Biogen's CEO Takes a French Leave

Few answers emerge as to why top man Tobin walked away from it all.
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Abrupt departures scare the bejeezus out of investors.

The well-respected Jim Tobin, president and CEO of



, said goodbye to it all today, right in the middle of Christmas week without so much of a hint or a successor.

The Cambridge, Mass., company, which sells the multiple sclerosis drug


, dropped the announcement on investors in the early afternoon, sending the stock south for the winter. (Please send kind condolences to the


biotech analyst this holiday season, for he picked up the company with an outperform rating this morning.) The stock closed the day down 6 15/16 to 79 13/16. It fell to as low as 70 3/4.

Jim Vincent, the former CEO from 1985 to 1997 and current chairman, will step in. Tobin was upgraded from chief operating officer to CEO in February 1997.

At a conference call Wednesday afternoon, Vincent said all the things that new CEOs are supposed to say: The company is fine and Tobin resigned for personal reasons. "It was initiated totally and solely by Jim," Vincent said. "It's not connected with anything happening at the company. We've had an excellent quarter and an excellent year." He emphasized, "This was not a discharge, not a gentle push, not whispering in the ear."

Vincent said that there were no differences in the two men's strategic vision thing. He also said that Tobin did not ask for the chairman's job.

Vincent assured nervous analysts and investors that he wasn't going to keep the CEO post indefinitely, perhaps only one or two years. Then Biogen will promote from within. A couple of analysts and two buy siders couldn't come up with logical candidates, simply because the company has been dominated by Tobin and Vincent for years.

Not everyone was assured. "It takes three, six months of business going fine with the numbers in place for people to say, 'OK, maybe it was a nonevent," says Lisa Tuckerman, a portfolio manager for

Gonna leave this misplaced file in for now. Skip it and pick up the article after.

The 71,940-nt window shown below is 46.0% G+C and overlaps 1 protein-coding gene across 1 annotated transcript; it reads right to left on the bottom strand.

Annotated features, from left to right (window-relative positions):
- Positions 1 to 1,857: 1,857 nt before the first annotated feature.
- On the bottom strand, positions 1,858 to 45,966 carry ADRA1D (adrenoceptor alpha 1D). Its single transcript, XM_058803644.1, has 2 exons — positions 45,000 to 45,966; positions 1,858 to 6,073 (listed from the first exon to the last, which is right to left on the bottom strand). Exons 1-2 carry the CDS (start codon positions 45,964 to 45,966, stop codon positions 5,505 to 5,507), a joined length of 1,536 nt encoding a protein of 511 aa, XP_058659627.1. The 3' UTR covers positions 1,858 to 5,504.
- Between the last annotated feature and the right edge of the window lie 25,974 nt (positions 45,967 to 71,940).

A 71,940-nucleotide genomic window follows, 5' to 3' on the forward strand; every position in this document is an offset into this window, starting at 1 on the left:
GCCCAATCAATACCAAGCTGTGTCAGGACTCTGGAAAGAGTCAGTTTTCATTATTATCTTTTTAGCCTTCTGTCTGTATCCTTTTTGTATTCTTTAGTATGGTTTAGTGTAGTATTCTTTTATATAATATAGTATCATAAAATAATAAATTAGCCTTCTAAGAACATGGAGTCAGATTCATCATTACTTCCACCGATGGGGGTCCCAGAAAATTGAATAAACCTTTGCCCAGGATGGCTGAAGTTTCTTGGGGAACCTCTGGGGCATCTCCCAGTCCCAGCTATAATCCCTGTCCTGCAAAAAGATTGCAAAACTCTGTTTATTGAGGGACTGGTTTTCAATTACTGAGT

Spears Benzak Salomon & Farrell

, who is long the stock. "But it raises a huge number of questions."

The sudden departure could mean another shoe might drop, analysts say, although there was plenty of wild speculation with little weight. "It's so weird. The company is cooking and he did such a great job," says Franklin Berger, the biotech analyst for

J.P. Morgan

who does not cover the company. J.P. Morgan has not underwritten any recent offerings from the company.

Just this November, Biogen had an analysts meeting that Tobin conducted. Tobin's sudden departure may mean that he probably left a sizeable amount on the table. He had 510,142 options and 31,526 shares as of the most recent proxy, last April. He was granted 240,000 options last year, which, most likely, are in the money and the majority of which have not vested yet.

Vincent is euphemistically described as "difficult" by Wall Street people, and analysts assumed that Tobin may have just gotten sick of it. Biogen did not return a call for comment and Tobin could not be reached.

Vincent "is a tough personality," says Tuckerman, echoing her colleagues on the Street.

"He is a strong-willed guy. He's been criticized by the Street as too conservative about making acquisitions of products," says one hedge fund manager who is personally long the stock.

Biogen faces the strategic challenge of coming up with an encore to the highly successful drug Avonex. Biogen's growth has been fueled by the MS drug. It had product sales of $107.5 million in the most recent quarter, compared with $60.4 million for the same period a year earlier and net income of $37.6 million, or 49 cents a share, compared with $20.5, or 27 cents a share, a year earlier. Perhaps, analysts speculated, Vincent and Tobin differed on whether Biogen should make acquisitions or license products in from other companies.

But at the end no one really knew what happened. "You get the feeling there's something they are not telling us," says an analyst.